Horseback Riding California’s Central Sierras
Great Horse Trails along The Texas Flat - California Meadow Loop in the Central Sierras, part of the Equitrekking 50 State Trail Riding Project.
by Sherry Antill & Ann Bates of Central Sierra Nevada Horse Trails
The central Sierra’s of California offer horseback riders a plethora of trails for riders of all levels of experience. Less experienced riders can gain confidence riding the trails that Bass Lake has to offer, while riders accustomed to more challenging terrain will love the trails from Fish Camp and the surrounding areas just south of the entrance into Yosemite National Park.
One of the favorite trails for us locals is the “Texas Flat - California Meadow Loop”. The entire loop, without stopping for lunch, is 5-6 hours long. There are several creek crossings, lush meadows, a trek through the Nelder Grove of Giant Sequoias and the return through California Meadow which was the site of Lumber Mill #2 (1879 - 1884). Lumber was processed at the mill, plied for drying, put into a flume at the end of the meadow and sent to Madera, California.
Starting at the dirt turnout staging area on Sky Ranch Road (Rd. 632), your first destination will be Texas Flat, a primitive campground that includes several group horse campsites. Some of the sights you will see on your way will be Soquel Meadow, a grove of very young Sequoias and an old, uninhabited 2-story cabin. Passing through Texas Flat Campground, your next destination will be Kelty Meadow, also a primitive campground that includes equestrian camping as well. One of the highlights at Kelty Meadow is the view of Fresno Dome. The meadow is one of our favorite rest and water stops, and the horses don’t mind snacking on the lush grass as well.
Texas Flat - California Meadow Loop map for horse trails.
Leaving Kelty Meadow, you are now heading toward the back side of Soquel Meadow. Many of the trails are abandoned railroad grades used during the extensive logging which took place between the late 1800s and 1920s. This particular section of the trail is fairly rocky, so consider bringing along hoof boots if horses are not shod. The trail switches from logging roads, single track trails and short sections of dirt forestry roads on your way to Nelder Grove.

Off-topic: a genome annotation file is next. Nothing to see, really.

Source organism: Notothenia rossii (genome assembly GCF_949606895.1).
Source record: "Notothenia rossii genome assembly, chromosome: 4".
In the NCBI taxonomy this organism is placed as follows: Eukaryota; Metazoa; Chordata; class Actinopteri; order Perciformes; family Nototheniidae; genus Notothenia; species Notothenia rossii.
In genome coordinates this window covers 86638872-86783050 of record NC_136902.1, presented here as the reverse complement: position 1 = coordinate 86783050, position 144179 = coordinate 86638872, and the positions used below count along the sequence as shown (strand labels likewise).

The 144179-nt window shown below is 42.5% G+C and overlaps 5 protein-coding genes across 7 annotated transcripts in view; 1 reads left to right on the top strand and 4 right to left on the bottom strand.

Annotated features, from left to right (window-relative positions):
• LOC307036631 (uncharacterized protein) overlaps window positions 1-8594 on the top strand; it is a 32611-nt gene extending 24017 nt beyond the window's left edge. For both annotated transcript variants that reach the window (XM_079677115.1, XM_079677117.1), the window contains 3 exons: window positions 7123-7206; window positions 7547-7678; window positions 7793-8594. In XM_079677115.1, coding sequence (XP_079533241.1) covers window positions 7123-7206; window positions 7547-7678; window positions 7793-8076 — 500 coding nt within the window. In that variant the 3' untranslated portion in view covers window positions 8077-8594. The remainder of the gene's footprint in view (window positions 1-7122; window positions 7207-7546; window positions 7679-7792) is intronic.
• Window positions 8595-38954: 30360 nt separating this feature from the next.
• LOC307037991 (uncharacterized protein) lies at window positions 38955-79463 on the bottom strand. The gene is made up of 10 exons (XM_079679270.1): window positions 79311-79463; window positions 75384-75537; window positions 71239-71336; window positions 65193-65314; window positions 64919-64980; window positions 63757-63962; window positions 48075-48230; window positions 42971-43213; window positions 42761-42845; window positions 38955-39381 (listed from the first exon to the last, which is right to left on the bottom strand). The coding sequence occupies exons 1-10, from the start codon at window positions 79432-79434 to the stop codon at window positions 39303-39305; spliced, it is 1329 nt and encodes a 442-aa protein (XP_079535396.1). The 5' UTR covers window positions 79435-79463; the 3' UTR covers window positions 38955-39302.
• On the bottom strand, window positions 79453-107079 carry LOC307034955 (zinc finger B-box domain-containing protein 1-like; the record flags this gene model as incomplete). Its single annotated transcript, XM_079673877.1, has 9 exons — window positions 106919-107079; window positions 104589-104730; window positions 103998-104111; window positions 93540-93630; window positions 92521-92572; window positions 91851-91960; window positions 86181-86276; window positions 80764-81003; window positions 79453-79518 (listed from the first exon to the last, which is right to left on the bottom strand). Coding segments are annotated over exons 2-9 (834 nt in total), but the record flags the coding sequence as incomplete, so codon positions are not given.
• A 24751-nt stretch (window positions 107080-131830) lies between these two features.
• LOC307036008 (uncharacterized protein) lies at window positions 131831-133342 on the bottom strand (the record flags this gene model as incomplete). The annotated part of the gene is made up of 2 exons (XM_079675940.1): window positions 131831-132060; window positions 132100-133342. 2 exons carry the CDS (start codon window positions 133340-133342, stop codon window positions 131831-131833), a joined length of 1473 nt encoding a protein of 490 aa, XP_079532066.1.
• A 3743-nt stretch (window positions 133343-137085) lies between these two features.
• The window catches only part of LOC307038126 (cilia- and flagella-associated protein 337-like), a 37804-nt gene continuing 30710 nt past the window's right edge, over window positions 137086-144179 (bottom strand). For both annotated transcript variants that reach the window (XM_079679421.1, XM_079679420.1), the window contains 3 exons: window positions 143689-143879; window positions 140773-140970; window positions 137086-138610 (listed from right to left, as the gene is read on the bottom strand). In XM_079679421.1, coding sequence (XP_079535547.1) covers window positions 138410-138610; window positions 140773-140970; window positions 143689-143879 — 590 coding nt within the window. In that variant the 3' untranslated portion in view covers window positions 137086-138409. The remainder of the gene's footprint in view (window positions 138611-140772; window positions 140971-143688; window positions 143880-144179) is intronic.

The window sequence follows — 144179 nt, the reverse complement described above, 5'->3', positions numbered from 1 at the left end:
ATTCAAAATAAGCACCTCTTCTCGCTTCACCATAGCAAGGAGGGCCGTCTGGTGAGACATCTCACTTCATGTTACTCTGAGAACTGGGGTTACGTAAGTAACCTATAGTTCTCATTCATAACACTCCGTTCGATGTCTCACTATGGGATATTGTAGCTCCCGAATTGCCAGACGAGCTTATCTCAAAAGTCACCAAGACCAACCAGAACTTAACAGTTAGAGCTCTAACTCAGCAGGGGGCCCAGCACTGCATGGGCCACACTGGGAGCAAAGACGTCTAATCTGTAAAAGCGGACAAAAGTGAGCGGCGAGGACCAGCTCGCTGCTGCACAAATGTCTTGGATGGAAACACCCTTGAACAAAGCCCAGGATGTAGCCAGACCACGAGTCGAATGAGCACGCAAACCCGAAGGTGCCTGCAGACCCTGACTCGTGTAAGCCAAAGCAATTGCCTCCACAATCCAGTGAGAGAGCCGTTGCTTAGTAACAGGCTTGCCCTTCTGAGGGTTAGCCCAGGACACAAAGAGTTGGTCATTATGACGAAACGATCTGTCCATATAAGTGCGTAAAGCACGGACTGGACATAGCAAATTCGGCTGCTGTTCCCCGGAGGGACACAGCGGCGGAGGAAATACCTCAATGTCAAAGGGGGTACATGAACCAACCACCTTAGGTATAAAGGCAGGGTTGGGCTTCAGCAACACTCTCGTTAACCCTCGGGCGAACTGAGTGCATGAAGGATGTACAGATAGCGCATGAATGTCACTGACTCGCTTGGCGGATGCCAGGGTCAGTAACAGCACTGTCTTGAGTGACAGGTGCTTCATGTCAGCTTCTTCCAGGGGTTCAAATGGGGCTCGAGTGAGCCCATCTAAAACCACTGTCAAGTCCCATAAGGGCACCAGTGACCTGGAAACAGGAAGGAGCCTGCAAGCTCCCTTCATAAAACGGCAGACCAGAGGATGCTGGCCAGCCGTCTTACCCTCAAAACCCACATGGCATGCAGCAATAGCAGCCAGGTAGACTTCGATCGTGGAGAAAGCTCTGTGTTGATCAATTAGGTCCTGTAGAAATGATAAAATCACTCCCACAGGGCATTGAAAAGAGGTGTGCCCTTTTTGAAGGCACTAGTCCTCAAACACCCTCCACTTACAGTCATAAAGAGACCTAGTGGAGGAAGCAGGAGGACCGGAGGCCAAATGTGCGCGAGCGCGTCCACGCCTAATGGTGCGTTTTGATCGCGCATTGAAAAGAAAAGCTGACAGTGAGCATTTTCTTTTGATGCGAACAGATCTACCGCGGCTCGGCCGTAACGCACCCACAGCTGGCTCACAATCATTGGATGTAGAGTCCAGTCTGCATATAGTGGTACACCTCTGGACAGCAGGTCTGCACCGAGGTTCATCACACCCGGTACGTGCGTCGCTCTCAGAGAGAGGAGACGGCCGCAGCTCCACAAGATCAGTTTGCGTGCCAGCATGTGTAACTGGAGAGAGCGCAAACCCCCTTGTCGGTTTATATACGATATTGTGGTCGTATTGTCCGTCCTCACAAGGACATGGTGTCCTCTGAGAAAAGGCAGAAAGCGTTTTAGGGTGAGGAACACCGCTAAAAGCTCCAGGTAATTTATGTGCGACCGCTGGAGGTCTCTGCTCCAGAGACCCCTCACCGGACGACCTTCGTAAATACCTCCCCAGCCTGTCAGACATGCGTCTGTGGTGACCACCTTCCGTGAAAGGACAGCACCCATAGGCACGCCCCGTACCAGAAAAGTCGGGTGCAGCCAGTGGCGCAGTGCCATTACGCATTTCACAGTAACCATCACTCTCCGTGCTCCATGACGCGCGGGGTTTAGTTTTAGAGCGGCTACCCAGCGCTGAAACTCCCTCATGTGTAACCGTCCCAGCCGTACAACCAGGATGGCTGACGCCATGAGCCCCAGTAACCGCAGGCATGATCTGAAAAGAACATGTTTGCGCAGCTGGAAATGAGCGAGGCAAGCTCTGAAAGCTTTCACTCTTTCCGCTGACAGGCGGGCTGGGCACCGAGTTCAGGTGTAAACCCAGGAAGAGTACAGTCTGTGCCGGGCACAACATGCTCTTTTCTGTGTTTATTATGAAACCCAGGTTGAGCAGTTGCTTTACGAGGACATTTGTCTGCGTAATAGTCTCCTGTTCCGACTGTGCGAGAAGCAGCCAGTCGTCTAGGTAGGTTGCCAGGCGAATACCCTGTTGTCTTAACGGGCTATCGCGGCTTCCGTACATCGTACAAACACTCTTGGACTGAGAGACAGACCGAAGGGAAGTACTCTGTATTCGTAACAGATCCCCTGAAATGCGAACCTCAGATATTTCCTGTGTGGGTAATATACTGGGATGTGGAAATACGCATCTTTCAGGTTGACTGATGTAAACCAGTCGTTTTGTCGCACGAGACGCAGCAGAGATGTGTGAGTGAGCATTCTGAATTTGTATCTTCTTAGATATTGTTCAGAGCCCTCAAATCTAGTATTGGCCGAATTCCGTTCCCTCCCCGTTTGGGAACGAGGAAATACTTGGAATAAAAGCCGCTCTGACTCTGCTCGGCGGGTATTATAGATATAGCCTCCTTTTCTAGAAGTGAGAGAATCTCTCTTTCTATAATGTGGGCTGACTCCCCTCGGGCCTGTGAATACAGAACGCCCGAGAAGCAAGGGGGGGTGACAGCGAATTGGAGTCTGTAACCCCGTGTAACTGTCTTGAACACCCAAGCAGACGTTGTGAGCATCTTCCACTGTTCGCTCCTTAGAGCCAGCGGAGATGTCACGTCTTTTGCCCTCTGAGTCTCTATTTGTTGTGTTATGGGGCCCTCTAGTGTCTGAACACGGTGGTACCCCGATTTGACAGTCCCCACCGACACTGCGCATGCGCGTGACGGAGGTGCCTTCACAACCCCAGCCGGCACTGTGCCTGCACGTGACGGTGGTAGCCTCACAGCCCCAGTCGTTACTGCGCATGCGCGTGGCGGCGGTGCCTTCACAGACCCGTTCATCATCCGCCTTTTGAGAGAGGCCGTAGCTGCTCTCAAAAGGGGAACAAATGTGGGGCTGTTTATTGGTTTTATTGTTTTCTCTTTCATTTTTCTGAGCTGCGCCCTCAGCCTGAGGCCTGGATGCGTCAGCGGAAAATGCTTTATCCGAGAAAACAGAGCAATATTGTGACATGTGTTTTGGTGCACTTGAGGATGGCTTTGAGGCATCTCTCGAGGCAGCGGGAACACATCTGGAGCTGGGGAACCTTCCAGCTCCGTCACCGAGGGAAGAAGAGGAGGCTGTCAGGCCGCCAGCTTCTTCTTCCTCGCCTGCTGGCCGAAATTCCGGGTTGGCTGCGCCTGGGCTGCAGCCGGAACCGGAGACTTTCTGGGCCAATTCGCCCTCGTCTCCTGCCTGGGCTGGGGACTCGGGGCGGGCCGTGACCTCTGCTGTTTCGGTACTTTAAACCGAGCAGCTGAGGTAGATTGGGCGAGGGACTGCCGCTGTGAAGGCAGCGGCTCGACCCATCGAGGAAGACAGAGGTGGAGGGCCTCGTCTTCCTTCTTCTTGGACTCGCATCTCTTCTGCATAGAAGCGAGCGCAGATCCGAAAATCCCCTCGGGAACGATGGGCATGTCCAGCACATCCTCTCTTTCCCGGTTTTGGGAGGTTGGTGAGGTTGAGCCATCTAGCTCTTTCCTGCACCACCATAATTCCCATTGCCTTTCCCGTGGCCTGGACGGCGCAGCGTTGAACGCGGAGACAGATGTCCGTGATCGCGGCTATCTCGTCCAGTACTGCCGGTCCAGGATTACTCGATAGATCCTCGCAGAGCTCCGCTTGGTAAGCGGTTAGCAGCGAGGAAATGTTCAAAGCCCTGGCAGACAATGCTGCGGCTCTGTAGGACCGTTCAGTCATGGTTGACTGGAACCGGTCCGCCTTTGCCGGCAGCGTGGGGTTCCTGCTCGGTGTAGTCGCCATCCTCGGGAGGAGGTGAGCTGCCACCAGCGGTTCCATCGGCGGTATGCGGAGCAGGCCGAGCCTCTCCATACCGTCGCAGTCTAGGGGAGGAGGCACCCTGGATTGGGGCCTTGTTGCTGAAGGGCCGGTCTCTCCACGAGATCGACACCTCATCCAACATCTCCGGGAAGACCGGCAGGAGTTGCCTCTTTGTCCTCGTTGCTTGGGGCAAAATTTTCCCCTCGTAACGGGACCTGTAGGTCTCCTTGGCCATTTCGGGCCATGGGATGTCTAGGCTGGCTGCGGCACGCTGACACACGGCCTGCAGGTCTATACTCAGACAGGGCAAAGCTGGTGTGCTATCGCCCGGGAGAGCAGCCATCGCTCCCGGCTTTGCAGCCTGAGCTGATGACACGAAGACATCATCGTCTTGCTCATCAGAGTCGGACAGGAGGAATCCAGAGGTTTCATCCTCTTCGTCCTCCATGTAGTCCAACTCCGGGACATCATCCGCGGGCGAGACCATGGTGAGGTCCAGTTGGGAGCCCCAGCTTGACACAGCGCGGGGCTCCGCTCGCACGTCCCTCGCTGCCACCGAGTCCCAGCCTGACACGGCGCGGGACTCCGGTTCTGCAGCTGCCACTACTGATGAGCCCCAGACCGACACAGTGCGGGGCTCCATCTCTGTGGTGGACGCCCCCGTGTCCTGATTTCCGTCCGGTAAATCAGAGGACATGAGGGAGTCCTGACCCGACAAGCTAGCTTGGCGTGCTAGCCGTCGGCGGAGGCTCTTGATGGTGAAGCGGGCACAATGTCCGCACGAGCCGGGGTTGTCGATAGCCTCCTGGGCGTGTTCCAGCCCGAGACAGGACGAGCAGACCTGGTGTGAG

The trail heading into Nelder Grove is one of the most scenic of the loop. In spring, the Dogwoods are in bloom. Late spring and early summer has massive blooms of wild azaleas and tall blue lupine. In fall, the dogwood leaves turn to lovely pastels with vibrant red seed pods where there were once creamy white flowers the size of saucers! The abundant black oaks also are a show of color with their golden orange leaves against dark trunks and branches.
Trail heading into Nelder Grove.
When entering the Nelder Grove behind the “Bull Buck” tree, be sure to take the short trail on the left to the viewing spot where you can see this magnificent tree in all it’s glory. The “Bull Buck” tree is estimated to be 2700 years old, 250 feet tall and 100 feet around the base, and is one of the most symmetrical sequoia’s we have ever seen! Nelder Grove campground is also a primitive campground and another lovely lunch and water stop.
As you exit Nelder Grove, you will be turning to the right. A short distance and on the left is the trail which heads to California Meadow. This entire area is the summer home of free range cattle and you are likely to see them at the various meadows. Just before entering the meadow you will cross a creek with black plastic webbing used for erosion control. As this crossing can be boggy early in the season, staying to the right will keep you on firmer ground.
Heading away from California Meadow, you make a fairly steep climb up a single track trail ending at a dirt forestry road. Turn right and make your way back to Sky Ranch Road and the staging area.
Sherry Antill and Ann Bates, the authors, riding in the Central Sierras.
About the Authors: In North Fork, CA, a small town nestled in the foothills of the Sierras and just south of Yosemite National Park, two women have located, ridden and mapped over 40 equestrian trails. Sherry Antill and Ann Bates were not satisfied with the dozen or so trails known to the riders in the area, so in 2007 they set out on a quest to locate trails and paths, mainly within a 50-mile radius, that could be day rides for local horse owners. From picking the brains of the old timer’s and cattle ranchers who would summer their cattle at the higher elevations, to following caravans of trucks hauling horse trailers, Sherry and Ann were able to add 20 unique trails to their expanding folder. Over the next couple of years they added more than 20 additional day rides without any repeats! The trails range in mileage from 6 to 20 miles round trip. This resulted in the printing of two trail books, “Central Sierra Nevada Horse Trails”, volumes one and two. Learn more at CSNhorsetrails.com.